The Marsh Gentian (Gentiana pneumonanthe) is a rare plant in Britain, though can be locally frequent in ideal conditions on damp acid heathland. The main focus of the 5 September meeting of the Sussex Botanical Recording Society was to survey the known populations on Ashdown Forest and (ideally) find new ones.
This striking blue flower has been recorded on the forest since at least 1835, and some populations here had thousands of plants in the 1950s. However, with the reduction in grazing over the forest, Purple Moor-grass (Molinia caerulea) tends to take over and the Gentian has certainly declined.
Ruth Eastwood led the field meeting, focussing primarily on one main site which is still grazed to some extent. The plants don’t like very wet places, but they need damp locations, often associated with Cross-leaved Heath (Erica tetralix) and Dwarf Gorse (Ulex minor).
The first patch of suitable habitat didn’t result in any finds, despite it being a location where Gentians have been found in the past. However, some of the boggy pools did provide some interest too, including what was almost certainly the Raft Spider (Dolomedes fimbriatus).
Finally, on a part of the heath gently falling away to a boggy place we found our first Gentians. Only some 10cm or so tall, the spikes tended to have one, or occasionally two or more, flowers, though because it was cloudy none were fully open. Several groups were found and recorded, though only numbered maybe 40 or 50 plants, one of which was being visited by what we believe is the larva of the Broom Moth (Melanchra pisi).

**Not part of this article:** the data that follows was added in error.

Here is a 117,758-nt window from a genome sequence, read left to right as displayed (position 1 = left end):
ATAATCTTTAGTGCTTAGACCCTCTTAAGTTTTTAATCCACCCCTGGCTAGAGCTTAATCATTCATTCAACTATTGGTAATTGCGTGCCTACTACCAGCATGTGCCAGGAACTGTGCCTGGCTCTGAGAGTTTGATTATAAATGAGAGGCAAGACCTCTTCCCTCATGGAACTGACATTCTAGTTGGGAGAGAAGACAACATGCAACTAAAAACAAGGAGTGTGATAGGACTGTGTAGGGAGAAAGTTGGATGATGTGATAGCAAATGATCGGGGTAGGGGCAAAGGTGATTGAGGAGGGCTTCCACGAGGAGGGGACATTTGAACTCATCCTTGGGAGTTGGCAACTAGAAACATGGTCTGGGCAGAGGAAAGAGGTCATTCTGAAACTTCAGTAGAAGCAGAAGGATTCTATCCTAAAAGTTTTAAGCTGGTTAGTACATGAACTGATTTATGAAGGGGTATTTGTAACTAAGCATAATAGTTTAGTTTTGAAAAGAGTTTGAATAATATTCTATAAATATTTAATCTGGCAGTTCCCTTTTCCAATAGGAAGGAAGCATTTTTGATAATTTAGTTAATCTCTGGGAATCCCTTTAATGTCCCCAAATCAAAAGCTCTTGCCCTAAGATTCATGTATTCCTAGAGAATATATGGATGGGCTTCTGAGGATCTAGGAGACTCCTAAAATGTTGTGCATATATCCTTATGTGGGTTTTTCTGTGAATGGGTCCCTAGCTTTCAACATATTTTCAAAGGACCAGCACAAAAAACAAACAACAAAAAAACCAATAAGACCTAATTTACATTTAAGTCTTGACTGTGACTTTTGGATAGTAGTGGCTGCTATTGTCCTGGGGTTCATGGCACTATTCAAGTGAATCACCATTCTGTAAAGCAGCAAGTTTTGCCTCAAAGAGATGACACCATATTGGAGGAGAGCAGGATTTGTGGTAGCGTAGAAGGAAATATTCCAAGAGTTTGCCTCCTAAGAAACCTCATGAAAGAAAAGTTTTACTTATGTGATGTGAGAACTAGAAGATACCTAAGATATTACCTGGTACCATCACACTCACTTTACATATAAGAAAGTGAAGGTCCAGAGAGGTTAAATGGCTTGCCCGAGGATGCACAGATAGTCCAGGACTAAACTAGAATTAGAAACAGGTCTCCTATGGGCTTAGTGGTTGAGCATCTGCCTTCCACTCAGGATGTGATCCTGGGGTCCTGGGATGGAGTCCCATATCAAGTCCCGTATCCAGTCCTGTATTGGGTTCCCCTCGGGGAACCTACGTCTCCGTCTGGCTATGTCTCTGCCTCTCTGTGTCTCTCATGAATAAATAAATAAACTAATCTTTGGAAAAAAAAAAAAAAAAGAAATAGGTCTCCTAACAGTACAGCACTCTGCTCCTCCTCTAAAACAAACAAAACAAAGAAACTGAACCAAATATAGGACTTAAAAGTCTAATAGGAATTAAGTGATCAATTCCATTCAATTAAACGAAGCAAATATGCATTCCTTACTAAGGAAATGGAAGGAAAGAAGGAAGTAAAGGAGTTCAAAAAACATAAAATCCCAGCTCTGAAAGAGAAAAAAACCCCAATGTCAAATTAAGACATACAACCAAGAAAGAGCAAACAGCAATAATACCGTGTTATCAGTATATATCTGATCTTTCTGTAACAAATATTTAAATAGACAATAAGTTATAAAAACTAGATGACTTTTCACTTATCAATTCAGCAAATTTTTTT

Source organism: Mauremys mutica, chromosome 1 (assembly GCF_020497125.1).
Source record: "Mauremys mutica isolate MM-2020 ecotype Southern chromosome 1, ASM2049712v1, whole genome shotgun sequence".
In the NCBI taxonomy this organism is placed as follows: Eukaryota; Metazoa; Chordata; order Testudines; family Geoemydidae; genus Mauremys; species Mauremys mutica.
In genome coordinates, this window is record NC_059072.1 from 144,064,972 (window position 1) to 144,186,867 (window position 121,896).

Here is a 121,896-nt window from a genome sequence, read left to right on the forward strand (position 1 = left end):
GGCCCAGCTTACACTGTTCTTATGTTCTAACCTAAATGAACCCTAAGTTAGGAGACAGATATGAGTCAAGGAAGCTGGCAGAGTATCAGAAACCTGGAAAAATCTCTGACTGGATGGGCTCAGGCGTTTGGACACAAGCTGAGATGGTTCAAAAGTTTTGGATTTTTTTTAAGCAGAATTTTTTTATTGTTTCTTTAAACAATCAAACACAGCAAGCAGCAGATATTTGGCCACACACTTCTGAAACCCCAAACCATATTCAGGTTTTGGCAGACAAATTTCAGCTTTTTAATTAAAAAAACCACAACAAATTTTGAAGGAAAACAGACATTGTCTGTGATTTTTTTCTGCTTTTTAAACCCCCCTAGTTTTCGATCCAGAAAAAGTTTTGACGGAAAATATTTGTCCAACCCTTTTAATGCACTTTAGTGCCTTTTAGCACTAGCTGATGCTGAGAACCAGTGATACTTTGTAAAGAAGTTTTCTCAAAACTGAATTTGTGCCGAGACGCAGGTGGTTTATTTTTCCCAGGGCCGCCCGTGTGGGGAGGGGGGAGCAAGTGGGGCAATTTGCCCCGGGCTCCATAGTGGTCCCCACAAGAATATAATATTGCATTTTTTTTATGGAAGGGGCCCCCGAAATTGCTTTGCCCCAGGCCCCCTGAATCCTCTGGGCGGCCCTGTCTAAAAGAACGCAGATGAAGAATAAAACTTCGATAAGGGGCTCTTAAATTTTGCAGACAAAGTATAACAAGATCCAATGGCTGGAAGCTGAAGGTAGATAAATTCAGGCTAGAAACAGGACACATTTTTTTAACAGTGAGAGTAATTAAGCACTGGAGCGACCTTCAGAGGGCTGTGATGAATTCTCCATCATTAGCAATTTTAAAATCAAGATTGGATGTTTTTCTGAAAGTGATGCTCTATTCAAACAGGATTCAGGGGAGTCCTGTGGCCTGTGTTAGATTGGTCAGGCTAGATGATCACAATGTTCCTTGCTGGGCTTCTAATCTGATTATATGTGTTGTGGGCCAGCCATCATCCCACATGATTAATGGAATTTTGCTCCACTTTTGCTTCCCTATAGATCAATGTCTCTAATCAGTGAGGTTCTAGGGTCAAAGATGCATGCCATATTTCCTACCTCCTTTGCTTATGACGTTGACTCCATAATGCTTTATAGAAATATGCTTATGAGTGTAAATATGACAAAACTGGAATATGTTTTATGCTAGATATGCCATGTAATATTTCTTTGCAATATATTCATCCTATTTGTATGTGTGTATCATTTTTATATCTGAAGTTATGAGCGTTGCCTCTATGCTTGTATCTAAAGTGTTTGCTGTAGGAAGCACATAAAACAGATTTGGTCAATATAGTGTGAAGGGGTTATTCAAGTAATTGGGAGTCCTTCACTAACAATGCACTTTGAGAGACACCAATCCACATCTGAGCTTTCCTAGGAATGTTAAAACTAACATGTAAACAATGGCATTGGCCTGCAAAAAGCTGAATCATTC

After lunch we located another of the known spots for the Gentians, though it is now much overgrown, with Molinia dominating, and encroached heavily by Bracken and Gorse (Ulex europaeus). In the small patch of shorter vegetation a tiny handful of Gentians was just about managing to cling on.
There were a few other nice finds in the area too, including Saw-wort (Serratula tinctoria), Bog Bush-crickets (Metrioptera brachyptera) and the rather striking Wasp Spider (Argiope bruennichi). I also got a decent close look at the parasitic Dodder (Cuscuta epithymum) for the first time. Interestingly, there are still tetrads on the forest in which it hasn’t been recorded.
So, on balance, it was nice to see that the Gentians are still growing locally, though they are certainly in decline, and are one of many species on the forest that clearly require local grazing for their continued survival.
 Rich, Tim et al. Flora of Ashdown Forest. 1996. Sussex Botanical Recording Society. Available from: http://www.bsbi.org.uk/Flora_of_Ashdown_Forest.pdf